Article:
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Thursday, February 08, 2018

ALBUM REVIEW: Battlesoul batters out genre defying release Sunward and Starward

Battlesoul. What does that band name conjure up for you? Straight up, Sabaton-esque battle metal? Folky, Viking-y metal, Amon Amarth style? Lord of the Rings? Angry, shouty men in kilts? None of the above? All?

In fact, any of those answers is at least partly correct. For Battlesoul are that most modern of heavy metal bands: genre-straddlers, who delight in taking bits of this and that, like metal magpies, and creating something that’s actually rather fascinating.

Formed in 2007 in London, Canada by ex-Heaven Ablaze guitarist Mike Grund and ex-Whitechapel drummer Nich Ireland (who also drums for Viking metallers SIG:AR:TYR, fact fans), they then took on vocalist Jon Doyle, bassist Bill Elliot and guitarist (and brother of Nich) Thomas Ireland.

Their lineup complete, they released a self-titled EP in 2008, followed by full lengths Lay Down Thy Burdens in 2010 and Tir na nOg in 2013.

Their latest effort, Sunward and Starward, is due for release on February 23rd on CDN Records.

Eagle eyed history buffs will note the Irish title of their 2013 album: Tir na nOg, or ‘land of the young’, is an Irish legend from many years ago. It’s a good indicator of what Battlesoul are about, too, as their lyrics heavily feature celtic myths and legends, particularly those that sprang from battles, warriors, travelling to distant lands and possibly not returning, and so on.

What makes them stand out is their disregard for staying within subgenre boundaries; on previous releases and this latest album, they gleefully throw death metal, blackened death metal, thrash, battle metal, folk metal and celtic metal into their personal melting pot. The result really must be heard to be understood/believed.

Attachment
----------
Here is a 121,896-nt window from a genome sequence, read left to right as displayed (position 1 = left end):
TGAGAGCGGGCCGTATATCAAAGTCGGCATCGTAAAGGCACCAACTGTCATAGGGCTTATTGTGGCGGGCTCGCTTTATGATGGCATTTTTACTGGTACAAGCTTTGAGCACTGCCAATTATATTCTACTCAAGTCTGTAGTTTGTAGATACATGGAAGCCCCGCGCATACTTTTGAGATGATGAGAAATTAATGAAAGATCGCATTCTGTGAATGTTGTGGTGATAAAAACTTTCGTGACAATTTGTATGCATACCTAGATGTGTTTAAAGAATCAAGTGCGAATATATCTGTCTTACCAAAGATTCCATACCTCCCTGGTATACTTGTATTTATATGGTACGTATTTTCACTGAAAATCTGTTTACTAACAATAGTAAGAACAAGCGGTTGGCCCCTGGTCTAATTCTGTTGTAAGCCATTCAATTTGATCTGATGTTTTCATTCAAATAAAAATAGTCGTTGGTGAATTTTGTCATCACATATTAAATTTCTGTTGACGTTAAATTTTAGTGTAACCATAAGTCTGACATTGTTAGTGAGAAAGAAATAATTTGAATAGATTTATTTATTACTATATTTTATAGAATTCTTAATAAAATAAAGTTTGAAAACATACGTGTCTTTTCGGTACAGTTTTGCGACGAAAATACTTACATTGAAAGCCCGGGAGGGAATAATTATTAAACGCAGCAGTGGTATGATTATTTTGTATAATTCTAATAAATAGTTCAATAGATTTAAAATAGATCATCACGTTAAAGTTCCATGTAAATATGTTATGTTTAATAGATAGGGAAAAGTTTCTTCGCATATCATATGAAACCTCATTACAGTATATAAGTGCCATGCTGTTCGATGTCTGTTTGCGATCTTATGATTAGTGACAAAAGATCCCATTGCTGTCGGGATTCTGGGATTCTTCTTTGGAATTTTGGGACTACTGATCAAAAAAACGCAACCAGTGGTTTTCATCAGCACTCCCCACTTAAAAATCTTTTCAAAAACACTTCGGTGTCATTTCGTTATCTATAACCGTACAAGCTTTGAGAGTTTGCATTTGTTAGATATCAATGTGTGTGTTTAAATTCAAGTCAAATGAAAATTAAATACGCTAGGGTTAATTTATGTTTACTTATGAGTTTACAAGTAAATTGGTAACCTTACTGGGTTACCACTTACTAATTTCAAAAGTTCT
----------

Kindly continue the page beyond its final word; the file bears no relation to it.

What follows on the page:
The album opens with ‘All I Understand’, which hits the ground running at a blistering pace and with some surprisingly clean singing. The occasional twin guitar harmonies lend the track a power metal feel, while the switched up falsetto vocals and echoing vocals in the chorus kind of feel a bit proggy. See? They also throw a celtic-sounding wind instrument into the mix, because why not?

And so the album goes on, loosely following a pattern: bold, riff-heavy intro, death metal style vocals (but also sometimes black metal style, sometimes thrash, and sometimes clean – at times Doyle sounds like three singers at once), often with some gorgeous operatic style singing from classical vocalist Alina Gavrilenko. Each track is breathtakingly fast-paced, with widdling guitars aplenty and the sort of double-bass drumming that leaves one exhausted just listening to it.

In fact, almost every song starts with a rowdy sonic blast, all bolshy drums and thrashy, impudent riffs. The only ones that show a bit more decorum are the final two numbers: ‘So It Goes’, which draws the listener in with a melancholy string intro then slams into a thudding beat and positive riff-fest of straight up thrashy death metal. Then there’s final track ‘Break the Day’, with its quietly majestic folky intro, breakneck pace, blazing guitar solo and, finally, a sort of ‘rides off into the sunset’ thrashy/folky outro. It’s all a bit bewildering but well and truly keeps the listener engaged and entertained.

Throughout, there are some noticeable highlights: the mystical, ‘warrior’ vibe of ‘Arrival’; the particularly impressive drumming in ‘The Watcher’; the use of unusual instruments such as a piccolo-type wind instrument and a stringed instrument of some kind that almost sounds like a flute (listen to the thrashy ‘Totem’ for an example of this); the pendulously heavy, galloping ‘The Loss of Sons’.

Amongst those, there are further few which stand tallest: the epic (in every sense of the word) title track, with moments of light and shade cunningly pieced together and a creepy, almost shudder-inducing ‘internal monologue’ outro, and the aforementioned closing track ‘Break the Day’, which deviates from their ‘million miles an hour’ philosophy for just a few moments.

Far from being ‘just’ a battle metal band, with Skyward and Starward Battlesoul have demonstrated yet again that they are master boundary pushers, musically speaking. By cleverly combining several metal subgenres – folk, power, thrash, death, celtic - they are well on their way to creating an entirely new one for themselves. ‘Battlesoul metal’? Well, you just never know. You read it here first…

Review by Melanie Brehaut

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